9780553448122_custom-d8cf7964d63e6360d66a5d8d7678e514019531f0-s700-c85By Andy Weir

The Short Take:

Once again Weir creates a sci fi world built on solid scientific facts. Even better, his foul-mouthed, brainy, and fiercely independent protagonist is a woman — a rare occurrence in this genre. But be aware, there’s a lot of science in this book — mainly chemical and engineering. You might actually learn some things as well as be entertained.


This wild action ride of a novel takes place in and around Artemis, a moon colony some 100 years in the future. Like in his debut novel The Martian, this near-future setting make it more relatable to the present day; plus it gives Weir a chance to again demonstrate how scientists and engineers would/could/can creatively solve the problems of living on another, deadly world.

That’s where the similarity ends, however. Jazz, his plucky and slightly criminal heroine, is always out to make a quick buck. Then she gets a chance to make a million of them. That turns this book into a cliff-hanging crime caper where the challenges and risks she faces far outweigh those of any bank or casino heist ever imagined.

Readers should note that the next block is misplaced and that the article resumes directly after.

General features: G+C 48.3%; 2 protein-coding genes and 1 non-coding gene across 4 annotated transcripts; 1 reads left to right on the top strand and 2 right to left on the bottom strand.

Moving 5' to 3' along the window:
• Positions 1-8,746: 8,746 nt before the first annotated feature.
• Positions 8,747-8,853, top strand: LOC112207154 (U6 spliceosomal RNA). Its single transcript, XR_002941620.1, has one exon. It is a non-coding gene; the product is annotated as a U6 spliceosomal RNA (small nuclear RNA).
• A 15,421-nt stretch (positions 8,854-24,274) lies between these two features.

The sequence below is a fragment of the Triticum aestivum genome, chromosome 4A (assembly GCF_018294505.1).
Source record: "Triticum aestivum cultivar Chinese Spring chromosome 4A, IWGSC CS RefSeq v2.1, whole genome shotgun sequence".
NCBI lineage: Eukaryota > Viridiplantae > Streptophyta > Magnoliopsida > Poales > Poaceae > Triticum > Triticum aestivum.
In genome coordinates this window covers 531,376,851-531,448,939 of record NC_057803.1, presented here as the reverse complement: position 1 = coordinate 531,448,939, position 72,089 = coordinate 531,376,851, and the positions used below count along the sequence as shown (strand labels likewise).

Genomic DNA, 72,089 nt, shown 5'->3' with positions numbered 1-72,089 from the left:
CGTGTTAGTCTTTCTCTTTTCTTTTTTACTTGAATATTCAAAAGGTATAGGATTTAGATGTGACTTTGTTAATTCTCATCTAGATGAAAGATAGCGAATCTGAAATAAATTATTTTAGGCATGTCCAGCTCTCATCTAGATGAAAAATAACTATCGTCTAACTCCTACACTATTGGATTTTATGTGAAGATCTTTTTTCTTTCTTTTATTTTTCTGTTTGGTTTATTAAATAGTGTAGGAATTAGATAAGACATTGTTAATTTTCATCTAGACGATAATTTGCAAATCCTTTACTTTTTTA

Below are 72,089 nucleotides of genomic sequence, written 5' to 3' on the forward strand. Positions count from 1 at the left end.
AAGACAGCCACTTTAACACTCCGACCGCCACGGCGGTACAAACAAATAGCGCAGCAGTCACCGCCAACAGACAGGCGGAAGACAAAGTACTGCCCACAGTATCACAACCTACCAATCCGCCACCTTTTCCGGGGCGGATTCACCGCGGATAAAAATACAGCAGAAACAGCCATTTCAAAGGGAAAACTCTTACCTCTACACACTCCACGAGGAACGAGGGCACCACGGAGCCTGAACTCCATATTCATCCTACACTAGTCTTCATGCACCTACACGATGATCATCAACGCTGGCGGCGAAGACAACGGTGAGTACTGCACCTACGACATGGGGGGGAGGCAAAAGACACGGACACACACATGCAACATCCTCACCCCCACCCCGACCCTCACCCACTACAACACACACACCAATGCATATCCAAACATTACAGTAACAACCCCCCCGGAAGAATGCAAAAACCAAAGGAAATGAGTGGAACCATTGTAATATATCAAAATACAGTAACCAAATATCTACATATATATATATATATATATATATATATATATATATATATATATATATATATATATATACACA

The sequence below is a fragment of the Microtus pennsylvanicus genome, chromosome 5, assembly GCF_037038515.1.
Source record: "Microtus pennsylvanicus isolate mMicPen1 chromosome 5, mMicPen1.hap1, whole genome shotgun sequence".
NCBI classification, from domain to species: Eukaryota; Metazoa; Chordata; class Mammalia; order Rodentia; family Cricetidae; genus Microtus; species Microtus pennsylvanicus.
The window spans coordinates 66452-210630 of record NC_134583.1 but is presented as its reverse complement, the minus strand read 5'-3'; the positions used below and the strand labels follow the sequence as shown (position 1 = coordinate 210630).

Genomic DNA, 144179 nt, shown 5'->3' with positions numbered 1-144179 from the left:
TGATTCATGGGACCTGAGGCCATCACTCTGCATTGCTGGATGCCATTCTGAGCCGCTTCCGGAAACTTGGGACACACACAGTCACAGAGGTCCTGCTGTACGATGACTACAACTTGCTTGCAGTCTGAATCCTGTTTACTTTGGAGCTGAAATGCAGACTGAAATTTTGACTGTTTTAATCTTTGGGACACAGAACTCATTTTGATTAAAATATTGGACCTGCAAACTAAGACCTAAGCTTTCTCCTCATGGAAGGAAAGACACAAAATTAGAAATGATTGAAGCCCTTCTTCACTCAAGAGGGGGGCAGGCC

This also means a fair amount of information about things like welding in a vacuum, the dangers of mixing various gases, pressure issues, and the like. I admit to glazing over a time or two but it was worth shouldering through to learn what happened next. And, that was what was really exciting about this book. The Martian was pretty straight forward — a guy trying not to die. This time Weir concocted a plot with many twists and turns that had as much to do with human nature — greed, loyalty, ambition, love — as with solutions to deadly situations.

Not to mention Jazz is one heck of a character.

A Little Plot:

Rebelling against constant admonitions to utilize her substantial potential, Jazz labors as a delivery person with a not-too-profitable smuggling business on the side. That could all change when a richer-than-Midas Artemis resident offers her a million to destroy the operating capacity of a lunar plant that produces aluminum — and the colony’s air supply. Don’t worry, he doesn’t want anyone to suffocate. It’s business.

For more about Andy Weir and his books, click here.

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